Featured Research

from universities, journals, and other organizations

Young indoor tanning increases early risk of skin cancer

Date:
June 23, 2014
Source:
Norris Cotton Cancer CenterDartmouth-Hitchcock Medical Center
Summary:
Early exposure to the ultraviolet radiation lamps used for indoor tanning is related to an increased risk of developing basal cell carcinomas (BCC) at a young age, researchers confirm. Since indoor tanning has become increasingly popular among adolescents and young adults, this research calls attention to the importance of counseling young people about the risk of indoor tanning. The study notes that indoor tanning products can produce 10 to 15 times as much UV radiation as the midday sun.

Dartmouth researchers have found that early exposure to the ultraviolet radiation lamps used for indoor tanning is related to an increased risk of developing basal cell carcinomas (BCC) at a young age. Their findings are reported in "Early-Onset Basal Cell Carcinoma and Indoor Tanning: A Population-Based Study," a study that will be published in the July 2014 issue of Pediatrics. Since indoor tanning has become increasingly popular among adolescents and young adults, this research calls attention to the importance of counseling young people about the risk of indoor tanning.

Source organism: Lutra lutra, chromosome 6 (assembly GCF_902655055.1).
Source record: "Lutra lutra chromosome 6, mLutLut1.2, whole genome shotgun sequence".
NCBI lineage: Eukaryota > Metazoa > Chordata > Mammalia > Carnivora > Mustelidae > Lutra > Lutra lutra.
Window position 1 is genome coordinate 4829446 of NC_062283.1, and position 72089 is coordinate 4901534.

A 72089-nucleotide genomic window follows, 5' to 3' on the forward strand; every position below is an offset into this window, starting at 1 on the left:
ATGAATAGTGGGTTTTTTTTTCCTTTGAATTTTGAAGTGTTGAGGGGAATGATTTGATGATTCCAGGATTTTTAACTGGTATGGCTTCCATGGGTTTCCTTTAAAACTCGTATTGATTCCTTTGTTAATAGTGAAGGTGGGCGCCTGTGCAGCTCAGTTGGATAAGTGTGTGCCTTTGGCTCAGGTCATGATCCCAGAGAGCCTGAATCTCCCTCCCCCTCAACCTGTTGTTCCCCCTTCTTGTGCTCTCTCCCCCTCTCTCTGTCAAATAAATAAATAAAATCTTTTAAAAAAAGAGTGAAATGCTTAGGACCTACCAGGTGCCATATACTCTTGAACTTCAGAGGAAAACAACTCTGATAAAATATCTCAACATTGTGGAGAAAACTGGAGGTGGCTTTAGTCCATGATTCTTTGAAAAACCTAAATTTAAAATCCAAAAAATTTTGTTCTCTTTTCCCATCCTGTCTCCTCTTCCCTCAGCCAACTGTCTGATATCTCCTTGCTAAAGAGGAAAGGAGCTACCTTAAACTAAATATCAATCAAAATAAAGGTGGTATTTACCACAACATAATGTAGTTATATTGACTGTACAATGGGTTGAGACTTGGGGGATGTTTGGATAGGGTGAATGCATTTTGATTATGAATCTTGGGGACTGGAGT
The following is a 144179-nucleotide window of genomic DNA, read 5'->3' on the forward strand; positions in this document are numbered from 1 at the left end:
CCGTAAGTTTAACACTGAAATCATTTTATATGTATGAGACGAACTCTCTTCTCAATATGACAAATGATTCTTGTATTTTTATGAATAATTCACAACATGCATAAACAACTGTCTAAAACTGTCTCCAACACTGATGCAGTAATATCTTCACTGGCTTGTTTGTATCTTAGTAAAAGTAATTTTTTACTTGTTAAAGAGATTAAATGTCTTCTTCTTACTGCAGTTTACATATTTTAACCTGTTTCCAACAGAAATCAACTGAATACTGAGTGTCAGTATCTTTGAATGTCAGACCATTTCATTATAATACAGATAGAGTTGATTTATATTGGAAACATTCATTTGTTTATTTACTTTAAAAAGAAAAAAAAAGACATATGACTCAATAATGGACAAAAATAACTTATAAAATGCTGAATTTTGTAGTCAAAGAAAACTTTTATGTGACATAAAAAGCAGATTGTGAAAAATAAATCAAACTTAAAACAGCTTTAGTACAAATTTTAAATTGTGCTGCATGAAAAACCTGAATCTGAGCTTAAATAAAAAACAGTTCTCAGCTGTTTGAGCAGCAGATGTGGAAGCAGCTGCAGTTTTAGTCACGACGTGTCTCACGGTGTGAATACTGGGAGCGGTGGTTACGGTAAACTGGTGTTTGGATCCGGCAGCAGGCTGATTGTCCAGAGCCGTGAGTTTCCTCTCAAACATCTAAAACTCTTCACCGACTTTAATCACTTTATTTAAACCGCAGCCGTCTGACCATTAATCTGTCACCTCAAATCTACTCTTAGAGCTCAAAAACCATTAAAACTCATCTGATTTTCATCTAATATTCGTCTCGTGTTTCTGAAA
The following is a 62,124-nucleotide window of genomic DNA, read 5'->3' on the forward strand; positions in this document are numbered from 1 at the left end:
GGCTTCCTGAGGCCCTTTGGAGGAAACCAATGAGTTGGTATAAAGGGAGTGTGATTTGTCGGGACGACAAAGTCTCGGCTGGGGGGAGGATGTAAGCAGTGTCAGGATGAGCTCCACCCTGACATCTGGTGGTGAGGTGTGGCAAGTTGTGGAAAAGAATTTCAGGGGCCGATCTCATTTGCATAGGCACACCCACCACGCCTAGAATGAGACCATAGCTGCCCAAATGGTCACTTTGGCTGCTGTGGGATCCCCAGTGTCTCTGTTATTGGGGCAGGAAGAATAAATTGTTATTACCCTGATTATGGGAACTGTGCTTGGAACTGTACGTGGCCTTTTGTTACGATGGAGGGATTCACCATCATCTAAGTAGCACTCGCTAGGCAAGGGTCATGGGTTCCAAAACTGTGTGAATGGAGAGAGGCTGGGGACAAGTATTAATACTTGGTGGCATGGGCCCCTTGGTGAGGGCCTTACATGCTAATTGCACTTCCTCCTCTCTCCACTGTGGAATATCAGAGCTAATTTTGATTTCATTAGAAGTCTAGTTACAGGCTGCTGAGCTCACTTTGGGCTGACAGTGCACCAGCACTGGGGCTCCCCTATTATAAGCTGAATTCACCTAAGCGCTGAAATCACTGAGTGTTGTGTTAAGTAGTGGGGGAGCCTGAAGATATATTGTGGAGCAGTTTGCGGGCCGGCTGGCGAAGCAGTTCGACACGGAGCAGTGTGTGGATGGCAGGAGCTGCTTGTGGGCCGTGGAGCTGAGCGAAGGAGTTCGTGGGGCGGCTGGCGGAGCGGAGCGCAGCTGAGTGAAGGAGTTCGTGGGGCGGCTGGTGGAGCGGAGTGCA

Related Articles


"Our findings suggest that teens and young adults who seek indoor tanning may be especially vulnerable to developing BCC, the most common form of skin cancer, at a young age," said lead author Professor Margaret Karagas, co-director of the Cancer Epidemiology and Chemopreventon Research Program at the Norris Cotton Cancer Center and Director of the Children's Environmental Health and Disease Prevention Research Center at Dartmouth. "But a recent survey in New Hampshire, where our study was conducted, found that 74 percent of high schools have at least one tanning salon within 2 miles, and an additional 22 percent have easy access to a tanning salon. We need to help young people understand these risks."